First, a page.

politically motivated intelligence operations carried out in Uganda and Zambia. The report
contends that local Huawei network technicians assisted Ugandan cyber-surveillance officials
to intercept and decrypt private communications prior to a police crackdown at an
opposition rally in April. That same month, Huawei employees also reportedly helped
Zambian intelligence officials access and track the personal phones of Facebook page
administrators disseminating pro-opposition news.28

Although the investigative reporting team failed to uncover any technical details or official
directives regarding the company’s support, numerous interviews with state officials from
both countries confirm Huawei’s central role in tracking their suspects’ mobile phones,
cracking their encrypted communication, and shutting down opposition news sites. In the
Ugandan case, the journalists largely relied on firsthand accounts and documents provided
by anonymous law enforcement officials. In the Zambian case, however, the incumbent
political party the Patriotic Front themselves confirmed in a (since-deleted) post on their
official Facebook page that police officers working with “Chinese experts at Huawei have
managed to track” and arrest the bloggers in question.29 Nevertheless, a Huawei
spokesperson pushed back against The Wall Street Journal’s report, stating, “Huawei and its
employees … have neither the contracts, nor the capabilities” to participate in any state-
backed hacking attempts.30

The report indicates that, for these two cases, the technical anxieties that accompany
Huawei’s ascendance within the global telecommunications industry might be unwarranted.
The Wall Street Journal’s team “didn’t find that there was something particular about the
technology in Huawei’s network that made such [espionage] activities possible.”31 To some,
this failure to provide hard technical evidence of Huawei’s purported backdoor capabilities
in their products is all-telling. However, others might see the Chinese company’s readiness
to provide ad hoc workarounds itself as evidence of how their code of conduct allows for the
same outcome to be achieved—even without hard-coded technical capabilities. Given

28
Parkinson, Joe. Nicholas Bariyo, Josh Chin. “Huawei technicians Helped African Governments Spy on Political
Opponents.” August 15, 2019. The Wall Street Journal. https://www.wsj.com/articles/huawei-technicians-
helped-african-governments-spy-on-political-opponents-11565793017
29
Parkinson, Joe. Nicholas Bariyo, Josh Chin. “Huawei technicians Helped African Governments Spy on Political
Opponents.” August 15, 2019. The Wall Street Journal. https://www.wsj.com/articles/huawei-technicians-
helped-african-governments-spy-on-political-opponents-11565793017
30
Parkinson, Joe. Nicholas Bariyo, Josh Chin. “Huawei technicians Helped African Governments Spy on Political
Opponents.” August 15, 2019. The Wall Street Journal. https://www.wsj.com/articles/huawei-technicians-
helped-african-governments-spy-on-political-opponents-11565793017
31
Parkinson, Joe. Nicholas Bariyo, Josh Chin. “Huawei technicians Helped African Governments Spy on Political
Opponents.” August 15, 2019. The Wall Street Journal. https://www.wsj.com/articles/huawei-technicians-
helped-african-governments-spy-on-political-opponents-11565793017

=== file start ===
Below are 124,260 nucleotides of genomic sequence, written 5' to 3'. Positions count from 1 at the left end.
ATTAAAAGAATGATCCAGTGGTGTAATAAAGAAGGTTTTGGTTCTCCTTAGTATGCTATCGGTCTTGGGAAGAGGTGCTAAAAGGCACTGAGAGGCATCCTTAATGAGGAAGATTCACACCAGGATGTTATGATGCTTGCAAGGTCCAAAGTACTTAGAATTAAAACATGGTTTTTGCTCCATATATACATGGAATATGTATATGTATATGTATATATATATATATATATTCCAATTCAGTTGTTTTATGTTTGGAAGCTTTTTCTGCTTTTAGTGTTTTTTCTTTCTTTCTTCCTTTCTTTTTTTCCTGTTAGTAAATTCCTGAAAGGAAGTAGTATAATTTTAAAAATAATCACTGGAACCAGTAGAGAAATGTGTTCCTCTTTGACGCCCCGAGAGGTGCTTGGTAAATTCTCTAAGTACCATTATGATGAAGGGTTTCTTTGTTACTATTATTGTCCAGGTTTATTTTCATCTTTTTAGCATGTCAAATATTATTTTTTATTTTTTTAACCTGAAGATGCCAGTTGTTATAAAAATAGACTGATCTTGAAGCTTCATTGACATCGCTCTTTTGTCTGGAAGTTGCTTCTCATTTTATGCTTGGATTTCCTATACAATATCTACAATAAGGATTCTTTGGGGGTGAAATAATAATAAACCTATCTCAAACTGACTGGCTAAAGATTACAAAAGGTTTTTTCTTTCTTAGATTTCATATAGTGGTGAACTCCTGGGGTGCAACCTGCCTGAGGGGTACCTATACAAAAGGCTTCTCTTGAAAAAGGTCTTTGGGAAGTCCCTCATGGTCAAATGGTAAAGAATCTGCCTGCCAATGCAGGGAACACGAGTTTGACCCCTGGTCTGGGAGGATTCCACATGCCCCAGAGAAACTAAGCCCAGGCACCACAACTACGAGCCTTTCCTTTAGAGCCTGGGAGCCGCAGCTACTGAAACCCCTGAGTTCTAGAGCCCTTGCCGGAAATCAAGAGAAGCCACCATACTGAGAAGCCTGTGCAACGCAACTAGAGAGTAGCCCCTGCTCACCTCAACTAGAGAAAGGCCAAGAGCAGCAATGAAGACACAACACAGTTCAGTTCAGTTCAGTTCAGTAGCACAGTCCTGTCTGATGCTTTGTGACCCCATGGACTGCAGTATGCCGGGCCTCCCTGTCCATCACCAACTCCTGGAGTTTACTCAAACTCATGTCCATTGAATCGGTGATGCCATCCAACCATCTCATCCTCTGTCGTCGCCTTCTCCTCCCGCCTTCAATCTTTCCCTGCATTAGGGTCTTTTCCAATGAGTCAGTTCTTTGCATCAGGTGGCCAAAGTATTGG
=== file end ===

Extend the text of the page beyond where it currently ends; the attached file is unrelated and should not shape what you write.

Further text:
Deutsche Cyber-Sicherheitsorganisation GmbH


Tuesday 20th August, 2019 TI Team 9
Volume 2, Issue 33 TLP Green

Huawei’s leading position within the African market, their irregular behavior could set a
dangerous precedent for governments and other telecommunications firms alike.

3.2 Chinese Digital Dominance in Africa: An Inevitability?


The fact that Huawei was positioned well enough to contribute to the state-backed
investigations reported on by The Wall Street Journal is no surprise, given its commercial
dominance in African markets. Today, through a combination of private capital and Chinese
grants and loans, the company is responsible for nearly 70% of the continent’s ICT backbone,
with other Chinese companies not far behind.32 Huawei is also a strategic partner for
numerous African governments’ digitalization and smart cities programs, and they provide
telecommunications infrastructure and an array of professional services in 23 African
nations.33

Uganda and Zambia are two countries on the continent in which Huawei has made large
investments and with whose governments it has substantive contracts. Last year, the
company signed a $125 million contract with the Uganda National Police to provide 5,552
CCTV units and a central command facility in Kampala.34 In Zambia, along with its fellow
Shenzhen-based telecommunications company ZTE, Huawei reportedly provides the
government with sophisticated internet monitoring and blocking equipment.35 Their public
contracts within these countries ostensibly have further value, as Huawei maintains a
number of Chinese experts on-site to support their systems in Uganda and Zambia who are
available to offer these additional technical services to state intelligence officials.

Huawei looks similarly well-positioned to dominate Africa’s upcoming 5G initiatives, having


launched the continent’s first commercial 5G network in South Africa earlier this year.36 In
April, the Egyptian minister of communications and information technology, Amr Talaat,
announced a government agreement with Huawei to deploy 5G technology in the Cairo
International Stadium in preparation for the 2019 Africa Cup of Nations tournament.37